How it's Made: Bagasse Sugarcane Takeout Containersa rectangle bagasse container holding spaghetti and meatballs, and a round bagasse bowl with a garden salad sit on laminate surface.

How it's Made: Bagasse Sugarcane Takeout Containers

Bagasse sugarcane tableware and takeout containers are made from bagasse, which is the fibrous material left behind after extracting juice from sugarcane stalks. Bagasse is a by-product of harvesting sugarcane for other purposes.

EnviroTakeout is proud to offer bagasse sugarcane tableware and takeout containers. Because bagasse is a by-product, it uses material that could otherwise go to waste. Instead, companies like ours get to distribute products that make use of this material that would otherwise end up in a landfill.

Below is the process of how bagasse sugarcane tableware is made. The exact process will vary from manufacturer to manufacturer, but this offers a good general overview.

Harvesting and Cleaning

Sugarcane stalks are harvested from fields, typically using machinery. The stalks are then transported to a processing facility where they undergo cleaning to remove dirt, leaves, and other impurities.

Extraction of Juice

The cleaned sugarcane stalks are crushed to extract the juice. This process is commonly done in large mills using heavy machinery. The juice is separated from the fibrous material, which is called bagasse.

Bagasse Preparation

The bagasse is collected and further processed to make it suitable for production. It is first washed to remove any remaining sugar or impurities. Then, it is finely shredded or pulped to break down the fibrous structure and create a pulpy material.

Pulp Formation

The bagasse pulp is mixed with water to form a slurry. This slurry may be subjected to further refining processes to improve its consistency and fiber distribution.


The bagasse pulp slurry is poured into molds or pressed between forming dies. Pressure is applied to remove excess water and shape the pulp into the desired shape. The molds or dies used for this purpose are typically designed to create the shape and dimensions of the final product.


The freshly formed bagasse containers and tableware then go through a drying process. This can be achieved through various methods, such as air drying or using industrial drying equipment. The items are typically dried until they reach a moisture content suitable for packaging and use.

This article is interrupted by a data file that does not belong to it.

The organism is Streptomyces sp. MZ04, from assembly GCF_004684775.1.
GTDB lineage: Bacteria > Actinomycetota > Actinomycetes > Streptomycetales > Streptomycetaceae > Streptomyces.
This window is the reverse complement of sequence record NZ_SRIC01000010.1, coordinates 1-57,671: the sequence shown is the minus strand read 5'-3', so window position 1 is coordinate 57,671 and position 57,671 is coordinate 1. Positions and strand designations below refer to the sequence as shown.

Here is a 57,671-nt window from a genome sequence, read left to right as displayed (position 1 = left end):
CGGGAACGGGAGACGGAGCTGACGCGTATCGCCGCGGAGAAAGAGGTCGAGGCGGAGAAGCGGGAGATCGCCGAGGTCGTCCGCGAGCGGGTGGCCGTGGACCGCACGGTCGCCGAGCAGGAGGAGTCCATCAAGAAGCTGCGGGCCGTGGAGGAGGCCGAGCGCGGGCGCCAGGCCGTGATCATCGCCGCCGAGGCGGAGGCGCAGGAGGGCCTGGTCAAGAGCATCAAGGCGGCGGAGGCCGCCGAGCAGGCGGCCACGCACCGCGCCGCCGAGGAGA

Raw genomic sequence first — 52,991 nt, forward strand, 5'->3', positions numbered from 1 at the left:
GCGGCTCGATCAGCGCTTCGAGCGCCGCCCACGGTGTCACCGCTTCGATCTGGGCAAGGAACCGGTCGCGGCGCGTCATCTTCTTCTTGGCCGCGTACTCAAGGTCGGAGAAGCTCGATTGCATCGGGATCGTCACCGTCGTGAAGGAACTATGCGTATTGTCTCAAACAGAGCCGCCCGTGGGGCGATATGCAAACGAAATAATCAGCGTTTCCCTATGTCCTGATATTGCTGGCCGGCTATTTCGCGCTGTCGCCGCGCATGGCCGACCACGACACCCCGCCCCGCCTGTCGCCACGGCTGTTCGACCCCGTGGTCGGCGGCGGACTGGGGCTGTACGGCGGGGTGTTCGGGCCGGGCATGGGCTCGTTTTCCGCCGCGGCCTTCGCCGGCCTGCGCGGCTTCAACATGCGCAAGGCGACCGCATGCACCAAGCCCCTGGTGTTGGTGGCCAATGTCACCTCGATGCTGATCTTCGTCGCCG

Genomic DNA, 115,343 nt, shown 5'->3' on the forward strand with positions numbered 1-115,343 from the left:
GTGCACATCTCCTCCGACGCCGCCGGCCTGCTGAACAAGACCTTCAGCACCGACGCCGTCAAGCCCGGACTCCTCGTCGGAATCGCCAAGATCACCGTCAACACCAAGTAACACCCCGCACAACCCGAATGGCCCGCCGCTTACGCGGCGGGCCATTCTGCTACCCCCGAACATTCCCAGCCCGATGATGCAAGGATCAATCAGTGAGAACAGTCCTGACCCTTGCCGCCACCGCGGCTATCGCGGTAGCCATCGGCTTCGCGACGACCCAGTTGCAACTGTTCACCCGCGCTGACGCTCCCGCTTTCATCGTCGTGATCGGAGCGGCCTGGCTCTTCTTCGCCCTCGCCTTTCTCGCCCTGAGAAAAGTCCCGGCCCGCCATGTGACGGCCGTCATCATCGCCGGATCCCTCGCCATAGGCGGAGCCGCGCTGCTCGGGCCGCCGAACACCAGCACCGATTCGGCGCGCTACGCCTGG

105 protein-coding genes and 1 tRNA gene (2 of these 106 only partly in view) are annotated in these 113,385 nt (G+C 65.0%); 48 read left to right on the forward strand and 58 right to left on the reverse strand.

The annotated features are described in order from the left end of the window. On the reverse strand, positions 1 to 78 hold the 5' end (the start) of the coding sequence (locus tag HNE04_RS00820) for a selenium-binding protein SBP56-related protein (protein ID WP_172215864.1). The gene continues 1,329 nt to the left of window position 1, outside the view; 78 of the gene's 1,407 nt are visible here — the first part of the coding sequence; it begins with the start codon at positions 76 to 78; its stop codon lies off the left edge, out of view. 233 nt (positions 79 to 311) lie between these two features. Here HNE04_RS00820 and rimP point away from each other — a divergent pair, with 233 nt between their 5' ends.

Trimming and Finishing

After drying, the bagasse products may undergo additional trimming or finishing processes. Trimming removes any excess or uneven edges, ensuring a neat and uniform appearance. Finishing techniques, such as sanding or smoothing, may be applied to enhance the surface texture of the tableware and containers.

Quality Control and Packaging

The bagasse products go through quality control checks to ensure they meet the desired standards in terms of strength, thickness, and overall quality. Once approved, the items are stacked, bundled, and packaged for distribution and sale.


As noted above, specific manufacturing processes may vary depending on the equipment and techniques used by different manufacturers. However, the general steps outlined above provide a general guide of the typical production process for bagasse sugarcane tableware and takeout containers.

Bagasse sugarcane products first emerged on the market as an alternative to polystyrene or plastic foam containers and tableware. Since then, the demand for eco-friendly containers and tableware as a first option has increased. Some countries, such as Canada, have banned restaurants from using polystyrene containers, and instead require a biodegradable or recyclable option. Bagasse products continue to grow in popularity as they are a practical and durable choice and are an eco-friendlier option than many other materials.